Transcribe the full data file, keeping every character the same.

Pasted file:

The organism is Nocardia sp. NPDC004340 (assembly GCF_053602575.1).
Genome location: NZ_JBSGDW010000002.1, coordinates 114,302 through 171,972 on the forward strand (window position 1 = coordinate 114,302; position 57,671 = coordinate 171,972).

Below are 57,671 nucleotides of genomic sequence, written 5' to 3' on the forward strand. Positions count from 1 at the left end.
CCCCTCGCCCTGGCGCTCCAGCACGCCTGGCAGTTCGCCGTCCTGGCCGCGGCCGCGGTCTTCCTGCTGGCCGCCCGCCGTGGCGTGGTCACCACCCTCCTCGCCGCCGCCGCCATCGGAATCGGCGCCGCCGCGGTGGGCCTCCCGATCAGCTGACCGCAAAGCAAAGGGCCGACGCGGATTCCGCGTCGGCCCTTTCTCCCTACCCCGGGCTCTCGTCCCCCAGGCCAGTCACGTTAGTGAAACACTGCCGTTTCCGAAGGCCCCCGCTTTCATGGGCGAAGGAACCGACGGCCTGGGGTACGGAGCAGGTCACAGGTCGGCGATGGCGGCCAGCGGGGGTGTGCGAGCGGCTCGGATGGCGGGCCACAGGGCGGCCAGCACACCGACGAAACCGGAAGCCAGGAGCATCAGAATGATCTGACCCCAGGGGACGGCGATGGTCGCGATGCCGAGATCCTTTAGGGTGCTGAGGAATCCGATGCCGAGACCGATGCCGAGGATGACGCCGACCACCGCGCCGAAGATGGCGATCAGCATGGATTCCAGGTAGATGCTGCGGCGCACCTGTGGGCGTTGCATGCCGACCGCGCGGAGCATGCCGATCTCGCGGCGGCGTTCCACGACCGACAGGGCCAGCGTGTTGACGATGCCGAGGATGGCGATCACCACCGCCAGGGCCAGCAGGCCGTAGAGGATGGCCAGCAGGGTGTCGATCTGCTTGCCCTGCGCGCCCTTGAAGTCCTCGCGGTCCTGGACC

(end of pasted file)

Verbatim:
The organism is Nocardia sp. NPDC004340 (assembly GCF_053602575.1).
Genome location: NZ_JBSGDW010000002.1, coordinates 114,302 through 171,972 on the forward strand (window position 1 = coordinate 114,302; position 57,671 = coordinate 171,972).

Below are 57,671 nucleotides of genomic sequence, written 5' to 3' on the forward strand. Positions count from 1 at the left end.
CCCCTCGCCCTGGCGCTCCAGCACGCCTGGCAGTTCGCCGTCCTGGCCGCGGCCGCGGTCTTCCTGCTGGCCGCCCGCCGTGGCGTGGTCACCACCCTCCTCGCCGCCGCCGCCATCGGAATCGGCGCCGCCGCGGTGGGCCTCCCGATCAGCTGACCGCAAAGCAAAGGGCCGACGCGGATTCCGCGTCGGCCCTTTCTCCCTACCCCGGGCTCTCGTCCCCCAGGCCAGTCACGTTAGTGAAACACTGCCGTTTCCGAAGGCCCCCGCTTTCATGGGCGAAGGAACCGACGGCCTGGGGTACGGAGCAGGTCACAGGTCGGCGATGGCGGCCAGCGGGGGTGTGCGAGCGGCTCGGATGGCGGGCCACAGGGCGGCCAGCACACCGACGAAACCGGAAGCCAGGAGCATCAGAATGATCTGACCCCAGGGGACGGCGATGGTCGCGATGCCGAGATCCTTTAGGGTGCTGAGGAATCCGATGCCGAGACCGATGCCGAGGATGACGCCGACCACCGCGCCGAAGATGGCGATCAGCATGGATTCCAGGTAGATGCTGCGGCGCACCTGTGGGCGTTGCATGCCGACCGCGCGGAGCATGCCGATCTCGCGGCGGCGTTCCACGACCGACAGGGCCAGCGTGTTGACGATGCCGAGGATGGCGATCACCACCGCCAGGGCCAGCAGGCCGTAGAGGATGGCCAGCAGGGTGTCGATCTGCTTGCCCTGCGCGCCCTTGAAGTCCTCGCGGTCCTGGACC